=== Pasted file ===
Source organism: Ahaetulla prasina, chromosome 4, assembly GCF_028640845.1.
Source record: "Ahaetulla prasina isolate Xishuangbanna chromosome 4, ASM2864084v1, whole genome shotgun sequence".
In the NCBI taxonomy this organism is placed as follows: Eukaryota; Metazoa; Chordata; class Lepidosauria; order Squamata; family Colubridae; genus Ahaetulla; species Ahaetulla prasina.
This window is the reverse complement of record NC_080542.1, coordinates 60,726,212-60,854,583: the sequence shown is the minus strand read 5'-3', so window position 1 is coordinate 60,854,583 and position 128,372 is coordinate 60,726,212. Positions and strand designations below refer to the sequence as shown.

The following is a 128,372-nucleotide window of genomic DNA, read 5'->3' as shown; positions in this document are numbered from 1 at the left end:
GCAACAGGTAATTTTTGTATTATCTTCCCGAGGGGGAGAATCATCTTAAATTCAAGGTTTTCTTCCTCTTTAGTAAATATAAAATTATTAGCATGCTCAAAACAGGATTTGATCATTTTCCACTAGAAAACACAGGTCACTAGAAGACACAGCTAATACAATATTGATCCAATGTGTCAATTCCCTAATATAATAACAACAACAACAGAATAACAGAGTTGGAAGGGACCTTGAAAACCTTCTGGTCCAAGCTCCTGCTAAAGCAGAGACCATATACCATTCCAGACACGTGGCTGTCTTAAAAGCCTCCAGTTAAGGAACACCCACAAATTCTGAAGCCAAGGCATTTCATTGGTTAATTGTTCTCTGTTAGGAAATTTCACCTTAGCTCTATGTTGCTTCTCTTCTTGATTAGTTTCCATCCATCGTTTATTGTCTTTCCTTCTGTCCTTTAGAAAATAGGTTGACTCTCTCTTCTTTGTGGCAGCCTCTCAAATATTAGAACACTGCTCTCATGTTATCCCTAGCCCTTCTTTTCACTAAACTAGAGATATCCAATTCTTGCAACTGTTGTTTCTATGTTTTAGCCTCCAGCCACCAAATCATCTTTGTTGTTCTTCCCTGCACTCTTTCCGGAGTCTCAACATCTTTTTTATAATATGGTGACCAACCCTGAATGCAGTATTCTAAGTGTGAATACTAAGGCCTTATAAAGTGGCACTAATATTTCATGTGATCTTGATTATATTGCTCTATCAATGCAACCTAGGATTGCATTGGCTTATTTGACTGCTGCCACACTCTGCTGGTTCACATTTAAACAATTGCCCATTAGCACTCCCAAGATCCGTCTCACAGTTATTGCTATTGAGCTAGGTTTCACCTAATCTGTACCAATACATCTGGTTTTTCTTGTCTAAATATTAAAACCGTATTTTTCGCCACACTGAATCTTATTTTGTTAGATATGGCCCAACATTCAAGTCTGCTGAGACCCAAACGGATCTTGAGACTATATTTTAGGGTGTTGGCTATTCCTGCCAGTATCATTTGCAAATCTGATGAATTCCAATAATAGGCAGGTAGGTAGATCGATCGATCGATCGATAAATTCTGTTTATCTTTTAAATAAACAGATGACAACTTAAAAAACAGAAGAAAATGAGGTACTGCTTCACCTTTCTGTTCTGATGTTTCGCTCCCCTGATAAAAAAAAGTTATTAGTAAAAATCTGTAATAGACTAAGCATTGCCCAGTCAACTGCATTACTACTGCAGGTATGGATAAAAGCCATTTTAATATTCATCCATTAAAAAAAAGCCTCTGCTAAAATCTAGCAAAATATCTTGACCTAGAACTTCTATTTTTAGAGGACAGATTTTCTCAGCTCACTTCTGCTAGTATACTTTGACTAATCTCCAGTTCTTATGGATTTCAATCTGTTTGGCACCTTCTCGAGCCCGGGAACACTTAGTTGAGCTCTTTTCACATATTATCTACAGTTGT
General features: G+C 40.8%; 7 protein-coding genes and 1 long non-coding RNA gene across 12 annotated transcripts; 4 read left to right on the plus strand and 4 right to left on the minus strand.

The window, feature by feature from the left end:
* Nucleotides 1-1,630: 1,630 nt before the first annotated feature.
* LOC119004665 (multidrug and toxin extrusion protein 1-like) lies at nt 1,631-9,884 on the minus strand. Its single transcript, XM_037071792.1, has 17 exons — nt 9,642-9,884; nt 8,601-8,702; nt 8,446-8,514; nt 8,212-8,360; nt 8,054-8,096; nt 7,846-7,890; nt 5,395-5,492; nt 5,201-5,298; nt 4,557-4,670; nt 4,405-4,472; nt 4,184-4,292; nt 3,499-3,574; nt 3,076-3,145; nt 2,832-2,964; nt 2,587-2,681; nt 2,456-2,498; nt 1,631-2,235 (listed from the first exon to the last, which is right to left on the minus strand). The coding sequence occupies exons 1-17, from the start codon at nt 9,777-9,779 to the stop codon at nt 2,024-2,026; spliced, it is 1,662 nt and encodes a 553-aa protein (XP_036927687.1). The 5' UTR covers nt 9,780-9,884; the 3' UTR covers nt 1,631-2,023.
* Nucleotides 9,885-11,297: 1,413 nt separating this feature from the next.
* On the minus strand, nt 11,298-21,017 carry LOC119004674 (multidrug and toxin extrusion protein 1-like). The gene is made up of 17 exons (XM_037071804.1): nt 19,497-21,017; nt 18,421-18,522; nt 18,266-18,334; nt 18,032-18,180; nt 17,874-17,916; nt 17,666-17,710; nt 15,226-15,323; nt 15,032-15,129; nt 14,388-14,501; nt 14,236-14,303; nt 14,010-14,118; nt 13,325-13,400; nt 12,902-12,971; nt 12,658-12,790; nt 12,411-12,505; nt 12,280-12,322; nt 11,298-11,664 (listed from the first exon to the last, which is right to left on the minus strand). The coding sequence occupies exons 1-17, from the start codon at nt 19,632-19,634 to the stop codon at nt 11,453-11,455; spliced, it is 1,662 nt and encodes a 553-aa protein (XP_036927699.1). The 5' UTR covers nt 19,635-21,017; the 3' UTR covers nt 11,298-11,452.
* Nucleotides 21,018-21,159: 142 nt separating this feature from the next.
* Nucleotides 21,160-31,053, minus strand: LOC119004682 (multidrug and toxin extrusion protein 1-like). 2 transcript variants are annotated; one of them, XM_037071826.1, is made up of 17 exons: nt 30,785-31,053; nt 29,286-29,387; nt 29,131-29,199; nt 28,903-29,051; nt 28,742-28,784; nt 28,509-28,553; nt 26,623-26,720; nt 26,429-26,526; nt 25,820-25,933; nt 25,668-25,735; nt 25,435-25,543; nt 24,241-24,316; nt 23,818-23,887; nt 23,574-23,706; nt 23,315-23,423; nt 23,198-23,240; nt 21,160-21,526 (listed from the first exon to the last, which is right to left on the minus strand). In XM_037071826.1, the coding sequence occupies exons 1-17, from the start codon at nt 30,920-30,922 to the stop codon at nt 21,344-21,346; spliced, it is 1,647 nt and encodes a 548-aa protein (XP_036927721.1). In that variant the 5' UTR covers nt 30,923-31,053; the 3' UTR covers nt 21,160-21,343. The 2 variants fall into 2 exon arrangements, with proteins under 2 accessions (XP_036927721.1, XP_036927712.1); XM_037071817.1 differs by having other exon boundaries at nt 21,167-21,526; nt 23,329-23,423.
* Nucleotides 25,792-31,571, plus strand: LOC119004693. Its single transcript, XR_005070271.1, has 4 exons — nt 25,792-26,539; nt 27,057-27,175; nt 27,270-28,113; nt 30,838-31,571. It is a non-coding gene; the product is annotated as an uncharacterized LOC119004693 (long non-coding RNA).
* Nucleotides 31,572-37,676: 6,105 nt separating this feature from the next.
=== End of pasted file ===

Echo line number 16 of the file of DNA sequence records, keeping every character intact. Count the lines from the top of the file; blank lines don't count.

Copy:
* Nucleotides 31,572-37,676: 6,105 nt separating this feature from the next.